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Re: [CSS21] Question on height of inline-block (possible error in § 10.6.6)

From: Anton Prowse <prowse@moonhenge.net>
Date: Thu, 11 Oct 2012 07:33:33 +0200
Message-ID: <50765A2D.7060401@moonhenge.net>
To: Public W3C www-style mailing list <www-style@w3.org>
CC: www-style@gtalbot.org
On 11/10/2012 05:29, "Gérard Talbot" wrote:
> Hello,
>
> I am not sure I understand this quote from the spec:
>
> "
> For 'inline-block' elements, the margin box is used when calculating the
> height of the line box.
> "
> http://www.w3.org/TR/CSS21/visudet.html#block-root-margin
>
> It does not make sense in my mind...
>
> Can someone show me an example or a test where this happens?
>
> I fail to see how this statement can be demonstrated or verified

Sure it can!  And you're doing so in your test case.

> and why it should be correct to begin with.

Using the margin box instead of line-height to determine the 
contribution that an atomic inline-level object such as an inline-block 
makes to the height of the line box seems like a sensible to me: it 
allows us to specify line-height on the inline-block and have that 
property affect the /children/ of the inline-block without affecting the 
inline-block itself.  (Imagine how strange it would be if it affected 
both, given that it's unlikely that the value you set would be 
appropriate for both situations!)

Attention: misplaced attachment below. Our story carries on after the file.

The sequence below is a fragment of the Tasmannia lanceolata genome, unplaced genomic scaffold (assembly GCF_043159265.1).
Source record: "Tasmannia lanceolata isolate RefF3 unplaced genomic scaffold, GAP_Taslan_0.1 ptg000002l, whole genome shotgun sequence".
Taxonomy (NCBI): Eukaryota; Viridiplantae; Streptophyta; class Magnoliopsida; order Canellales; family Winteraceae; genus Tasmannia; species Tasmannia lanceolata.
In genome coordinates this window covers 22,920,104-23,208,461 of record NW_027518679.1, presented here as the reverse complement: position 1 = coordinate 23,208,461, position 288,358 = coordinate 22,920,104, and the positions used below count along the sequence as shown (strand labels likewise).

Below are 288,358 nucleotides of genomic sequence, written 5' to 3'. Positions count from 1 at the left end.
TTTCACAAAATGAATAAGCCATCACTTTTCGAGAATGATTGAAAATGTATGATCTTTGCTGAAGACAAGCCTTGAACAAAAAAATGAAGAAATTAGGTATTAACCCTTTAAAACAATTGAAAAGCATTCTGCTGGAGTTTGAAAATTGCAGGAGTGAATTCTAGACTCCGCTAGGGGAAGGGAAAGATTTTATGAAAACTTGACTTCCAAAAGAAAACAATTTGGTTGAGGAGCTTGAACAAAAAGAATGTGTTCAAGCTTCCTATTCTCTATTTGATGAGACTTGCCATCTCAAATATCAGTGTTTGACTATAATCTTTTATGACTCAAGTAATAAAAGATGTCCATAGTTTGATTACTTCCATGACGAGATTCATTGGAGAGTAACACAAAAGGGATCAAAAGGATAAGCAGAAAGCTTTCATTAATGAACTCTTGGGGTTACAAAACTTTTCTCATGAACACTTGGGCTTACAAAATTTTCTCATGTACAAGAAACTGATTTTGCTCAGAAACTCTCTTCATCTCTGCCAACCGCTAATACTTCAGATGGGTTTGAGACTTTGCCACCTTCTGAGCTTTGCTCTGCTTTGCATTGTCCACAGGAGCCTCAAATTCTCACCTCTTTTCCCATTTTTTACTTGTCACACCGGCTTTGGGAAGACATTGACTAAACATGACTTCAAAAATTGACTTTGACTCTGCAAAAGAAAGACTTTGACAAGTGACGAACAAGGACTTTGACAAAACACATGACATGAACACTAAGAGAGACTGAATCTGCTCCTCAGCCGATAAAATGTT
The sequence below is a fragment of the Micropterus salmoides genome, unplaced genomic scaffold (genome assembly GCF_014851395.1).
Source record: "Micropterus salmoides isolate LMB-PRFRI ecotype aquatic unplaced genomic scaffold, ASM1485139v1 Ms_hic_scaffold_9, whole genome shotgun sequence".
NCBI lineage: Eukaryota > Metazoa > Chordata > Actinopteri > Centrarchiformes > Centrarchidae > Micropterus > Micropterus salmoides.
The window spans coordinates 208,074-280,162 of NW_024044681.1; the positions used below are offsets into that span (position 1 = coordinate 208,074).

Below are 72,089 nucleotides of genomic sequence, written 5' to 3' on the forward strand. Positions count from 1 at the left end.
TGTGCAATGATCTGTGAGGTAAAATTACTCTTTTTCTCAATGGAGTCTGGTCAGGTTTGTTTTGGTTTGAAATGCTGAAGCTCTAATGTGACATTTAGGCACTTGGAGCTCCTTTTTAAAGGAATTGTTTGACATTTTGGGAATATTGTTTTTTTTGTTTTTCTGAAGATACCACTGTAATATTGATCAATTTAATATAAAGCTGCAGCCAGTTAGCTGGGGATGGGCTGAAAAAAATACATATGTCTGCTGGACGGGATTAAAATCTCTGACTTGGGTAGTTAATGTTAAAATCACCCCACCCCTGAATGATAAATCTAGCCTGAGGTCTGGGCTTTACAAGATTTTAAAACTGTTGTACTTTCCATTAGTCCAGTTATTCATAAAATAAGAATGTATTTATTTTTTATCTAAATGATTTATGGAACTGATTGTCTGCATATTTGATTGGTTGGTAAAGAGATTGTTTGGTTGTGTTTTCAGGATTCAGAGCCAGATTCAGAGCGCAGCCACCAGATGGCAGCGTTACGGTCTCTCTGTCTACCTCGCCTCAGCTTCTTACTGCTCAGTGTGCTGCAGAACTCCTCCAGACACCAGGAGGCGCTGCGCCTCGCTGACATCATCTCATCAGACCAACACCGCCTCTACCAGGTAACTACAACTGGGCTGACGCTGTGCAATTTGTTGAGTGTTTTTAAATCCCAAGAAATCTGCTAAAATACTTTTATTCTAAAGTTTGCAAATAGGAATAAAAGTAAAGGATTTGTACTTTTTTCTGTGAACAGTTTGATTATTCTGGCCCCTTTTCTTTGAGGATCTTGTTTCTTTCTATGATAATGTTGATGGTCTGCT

> In this test
>
> http://test.csswg.org/suites/css2.1/20110323/html4/inline-block-non-replaced-height-002.htm
>
> shouldn't the computed value of line-height of the inner div inside div#div2
> be 96px?

No. The inner div inherits a line-height of 0.

> The computed value of line-height of the inner div inside
> div#div2 is reported to be 0px in Firefox 16.0's DOM inspector, in Opera
> 12.02's DragonFly and in Chrome 22.0.1229.92's web inspector.

Indeed.

That's precisely what the spec is saying; it's not the line-height value 
on an inline-block which determines its contribution to the height of 
the line box in which it sits.  Rather, it's the margin area height. 
Hence the line box is 100px high in your test case.  (For inline boxes - 
as opposed to inline-/level/ boxes - it is the line-height that 
determines the contribution.  In fact, I like to think of there being a 
"guide box" that's line-height high that is a vertically-centred overlay 
of the inline box.  It helps me visualize how the line box extents are 
determined - they depend on the guide boxes, and hence they do not 
directly depend on the contents of the box.)

Cheers,
Anton Prowse
http://dev.moonhenge.net
Received on Thursday, 11 October 2012 05:34:05 GMT

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